I am walking around the mini 1/10 mile track at Eppley like usual but the UMD cross country team is here running laps and it’s really annoying me because they are taking up all the lanes, including the walking lanes, and they start and stop suddenly and have left their water bottles against a wall in the middle of the track so there’s a huge traffic jam whenever they want to stop to get a drink. It’s all very dramatic. The good news is that I think they are leaving soon because they’ve been here at least 30 mins, and that’s like four miles in super speed running.
Last week ranks among the worst of my life but here’s the rundown:
- had two giant mid-terms and I didn’t do well on one at all even though I studied nonstop for like two weeks
- had to restart my running watch at a very inconvenient and stressful time
- had to say no to Hamilton tickets because they conflicted with my chem lab and I know Lin would want me to put my education first
- sprained my ankle and it hurt for a long time
- had to emotionally cope with Clinton’s loss and Trump’s evil victory
- had to run and bike with no iPad because I left it at home
- went to a pre-med workshop that made me cry and have panic breathing for 2 hrs
- got sick over the weekend
- car battery died!!!!!
- decorated my dorm for Christmas!
- had to eat toast for dinner twice because the dining hall ran out of veggie burgers
As you can tell I had a rough week but I am okay and ready to move on! This week is a luxury because I have ZERO midterms and next week is Thanksgiving, which I consider to be the opening ceremony of the Christmas season (plus Moana’s coming out!). A week from today I register for classes so basically every day this week I have to log on to Testudo and check the availability for all my ideal classes. It is giving me pretty bad anxiety but it must be done. I also have to start my car a couple times to make sure it doesn’t spontaneously die on me on Friday. Finally, I need to start studying for final exams because they are only one month away and my grades are pitiful right now.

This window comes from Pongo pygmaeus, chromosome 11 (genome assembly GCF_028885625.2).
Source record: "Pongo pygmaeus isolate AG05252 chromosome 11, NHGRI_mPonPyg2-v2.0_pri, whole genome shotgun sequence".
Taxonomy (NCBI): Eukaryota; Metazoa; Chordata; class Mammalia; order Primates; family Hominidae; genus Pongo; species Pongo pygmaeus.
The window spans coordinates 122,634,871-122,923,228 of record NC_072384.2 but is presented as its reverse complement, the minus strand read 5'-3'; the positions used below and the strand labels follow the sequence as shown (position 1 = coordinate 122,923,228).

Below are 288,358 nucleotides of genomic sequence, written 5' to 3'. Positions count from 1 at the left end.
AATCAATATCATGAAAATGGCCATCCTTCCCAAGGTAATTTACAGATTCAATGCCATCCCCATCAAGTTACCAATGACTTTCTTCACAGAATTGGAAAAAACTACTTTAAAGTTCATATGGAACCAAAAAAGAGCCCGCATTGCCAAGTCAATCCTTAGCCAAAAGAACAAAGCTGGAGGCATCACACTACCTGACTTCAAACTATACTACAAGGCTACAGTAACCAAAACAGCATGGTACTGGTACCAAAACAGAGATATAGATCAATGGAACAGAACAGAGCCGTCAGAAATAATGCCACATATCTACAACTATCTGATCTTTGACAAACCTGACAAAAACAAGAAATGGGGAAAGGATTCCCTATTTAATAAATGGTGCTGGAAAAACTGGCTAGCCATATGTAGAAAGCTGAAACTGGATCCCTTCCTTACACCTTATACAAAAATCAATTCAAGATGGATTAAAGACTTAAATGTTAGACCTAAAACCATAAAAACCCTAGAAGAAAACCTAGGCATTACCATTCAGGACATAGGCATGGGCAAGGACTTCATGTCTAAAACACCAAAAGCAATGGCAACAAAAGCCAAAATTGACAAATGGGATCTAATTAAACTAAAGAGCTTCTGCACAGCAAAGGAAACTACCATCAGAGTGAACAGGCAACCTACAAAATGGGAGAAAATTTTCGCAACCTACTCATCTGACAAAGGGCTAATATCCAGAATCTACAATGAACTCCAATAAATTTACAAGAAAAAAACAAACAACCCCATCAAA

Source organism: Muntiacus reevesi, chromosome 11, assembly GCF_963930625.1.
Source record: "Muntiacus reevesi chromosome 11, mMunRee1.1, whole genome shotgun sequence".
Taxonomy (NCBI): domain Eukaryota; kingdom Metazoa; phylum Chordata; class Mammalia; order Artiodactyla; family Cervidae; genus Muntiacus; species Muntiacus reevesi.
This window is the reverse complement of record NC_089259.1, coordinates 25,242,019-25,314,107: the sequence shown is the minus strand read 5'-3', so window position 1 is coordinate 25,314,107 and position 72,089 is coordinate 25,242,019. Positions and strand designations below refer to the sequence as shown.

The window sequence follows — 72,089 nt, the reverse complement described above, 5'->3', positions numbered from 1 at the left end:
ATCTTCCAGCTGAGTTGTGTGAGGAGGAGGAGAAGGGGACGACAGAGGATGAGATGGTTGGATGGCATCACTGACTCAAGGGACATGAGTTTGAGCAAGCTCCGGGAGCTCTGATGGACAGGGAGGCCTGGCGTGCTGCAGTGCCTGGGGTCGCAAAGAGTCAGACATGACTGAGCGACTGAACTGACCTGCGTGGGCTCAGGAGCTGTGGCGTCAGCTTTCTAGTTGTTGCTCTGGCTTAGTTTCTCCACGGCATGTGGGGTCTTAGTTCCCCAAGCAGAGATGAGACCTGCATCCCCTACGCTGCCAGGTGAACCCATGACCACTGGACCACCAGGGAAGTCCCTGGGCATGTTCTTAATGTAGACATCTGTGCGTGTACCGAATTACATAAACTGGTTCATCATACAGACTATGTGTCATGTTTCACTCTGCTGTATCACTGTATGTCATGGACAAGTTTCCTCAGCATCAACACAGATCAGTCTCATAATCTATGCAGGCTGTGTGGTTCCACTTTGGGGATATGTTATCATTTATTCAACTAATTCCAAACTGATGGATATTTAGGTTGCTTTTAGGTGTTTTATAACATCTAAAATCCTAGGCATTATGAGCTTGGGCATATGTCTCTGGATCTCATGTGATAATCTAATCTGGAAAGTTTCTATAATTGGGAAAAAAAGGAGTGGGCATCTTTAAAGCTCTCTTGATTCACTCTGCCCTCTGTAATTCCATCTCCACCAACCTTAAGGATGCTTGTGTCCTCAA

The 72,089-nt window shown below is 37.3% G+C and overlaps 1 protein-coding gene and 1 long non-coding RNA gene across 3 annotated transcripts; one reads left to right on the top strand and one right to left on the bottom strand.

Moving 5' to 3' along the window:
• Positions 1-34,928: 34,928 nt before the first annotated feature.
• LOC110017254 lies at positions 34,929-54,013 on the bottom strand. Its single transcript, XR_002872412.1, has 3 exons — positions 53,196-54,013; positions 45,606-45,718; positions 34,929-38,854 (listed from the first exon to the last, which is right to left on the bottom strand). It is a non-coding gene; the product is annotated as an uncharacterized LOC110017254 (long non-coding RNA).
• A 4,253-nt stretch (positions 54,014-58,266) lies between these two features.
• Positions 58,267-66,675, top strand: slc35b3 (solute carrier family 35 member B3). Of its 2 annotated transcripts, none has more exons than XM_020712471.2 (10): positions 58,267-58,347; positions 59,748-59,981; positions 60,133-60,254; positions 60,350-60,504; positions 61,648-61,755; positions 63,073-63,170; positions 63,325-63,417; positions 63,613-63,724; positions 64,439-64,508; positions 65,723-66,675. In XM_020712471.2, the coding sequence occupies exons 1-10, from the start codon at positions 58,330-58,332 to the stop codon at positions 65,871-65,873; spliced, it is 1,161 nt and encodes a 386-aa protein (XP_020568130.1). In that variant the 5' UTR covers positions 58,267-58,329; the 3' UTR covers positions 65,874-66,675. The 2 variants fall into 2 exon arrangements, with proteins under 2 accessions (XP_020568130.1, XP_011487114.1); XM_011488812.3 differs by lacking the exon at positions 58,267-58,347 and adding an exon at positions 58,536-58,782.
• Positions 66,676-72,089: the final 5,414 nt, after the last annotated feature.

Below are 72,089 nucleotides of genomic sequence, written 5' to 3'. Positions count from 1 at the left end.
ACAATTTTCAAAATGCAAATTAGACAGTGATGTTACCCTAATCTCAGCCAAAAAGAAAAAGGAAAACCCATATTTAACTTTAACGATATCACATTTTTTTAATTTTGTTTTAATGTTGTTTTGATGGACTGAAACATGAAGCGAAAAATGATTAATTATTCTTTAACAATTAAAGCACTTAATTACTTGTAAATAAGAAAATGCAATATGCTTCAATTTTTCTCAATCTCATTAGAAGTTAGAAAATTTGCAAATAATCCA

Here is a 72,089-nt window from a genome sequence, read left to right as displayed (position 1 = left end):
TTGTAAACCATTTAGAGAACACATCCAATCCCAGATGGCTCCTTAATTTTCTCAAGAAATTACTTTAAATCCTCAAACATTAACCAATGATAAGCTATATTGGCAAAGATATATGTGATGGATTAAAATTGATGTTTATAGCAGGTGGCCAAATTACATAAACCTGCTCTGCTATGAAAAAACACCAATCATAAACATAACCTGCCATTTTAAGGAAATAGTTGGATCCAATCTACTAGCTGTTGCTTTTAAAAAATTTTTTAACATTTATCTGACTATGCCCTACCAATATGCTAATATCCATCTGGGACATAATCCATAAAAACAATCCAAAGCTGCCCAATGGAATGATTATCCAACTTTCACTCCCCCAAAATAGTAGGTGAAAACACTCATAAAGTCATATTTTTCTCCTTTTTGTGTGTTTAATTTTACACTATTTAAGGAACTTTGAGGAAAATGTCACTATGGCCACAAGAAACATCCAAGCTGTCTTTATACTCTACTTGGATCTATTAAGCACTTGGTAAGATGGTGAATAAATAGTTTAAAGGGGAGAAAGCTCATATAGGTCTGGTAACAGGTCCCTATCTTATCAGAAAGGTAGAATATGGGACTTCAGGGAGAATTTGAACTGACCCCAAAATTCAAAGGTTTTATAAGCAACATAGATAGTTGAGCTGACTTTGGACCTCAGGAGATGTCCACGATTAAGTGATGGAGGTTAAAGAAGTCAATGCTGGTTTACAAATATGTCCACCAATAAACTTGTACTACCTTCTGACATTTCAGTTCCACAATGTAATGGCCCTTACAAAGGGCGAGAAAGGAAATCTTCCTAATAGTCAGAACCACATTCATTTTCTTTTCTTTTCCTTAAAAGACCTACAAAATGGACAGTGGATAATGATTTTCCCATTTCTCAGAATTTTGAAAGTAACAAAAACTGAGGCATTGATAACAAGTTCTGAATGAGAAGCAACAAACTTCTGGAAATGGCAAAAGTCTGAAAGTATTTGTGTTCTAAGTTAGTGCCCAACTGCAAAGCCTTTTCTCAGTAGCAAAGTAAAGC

Here are some life lessons:
Life Lesson #1: My perception of my country is greatly shaped by where I live
I grew up in one of the best and most culturally diverse school districts in the nation. For my entire working memory, this has been my home. Now, I go to a huge and extremely diverse university that is in driving distance of several large, liberal, and diverse cities. My superiors, peers, and neighbors are generally well educated and tolerant.
I have never lived in an environment that was all-anything, be it all-white or all-Republican or all-intolerant. If I am being honest, I often forget that there are areas like this. I forget there are areas of people who see things completely differently than I do; I made the mistake of forgetting that many parts of my country were largely pro-Trump because those parts and cultures were so far removed from my realm of being.
Clearly, those areas of America made themselves known Tuesday night. Because this is my blog and I can say what I want, I will say that I am ashamed that so many areas of my country, my home, fail to see racism and misogyny as dealbreakers in a presidential candidate. Clinton’s emails are apparently a dealbreaker, but not Trump’s upcoming trial for the sexual assault of a minor. I don’t get that.
I will probably always see my way of living as the more enlightened one. To me and my peers, education and acceptance are cornerstones of life. They are expected behavior. Of course “different” does not mean “wrong”, but I’m not sure I will ever be able to endorse a way of life that revels in its own ignorance and fails to address issues of racism, sexism, bigotry, etc in its own people.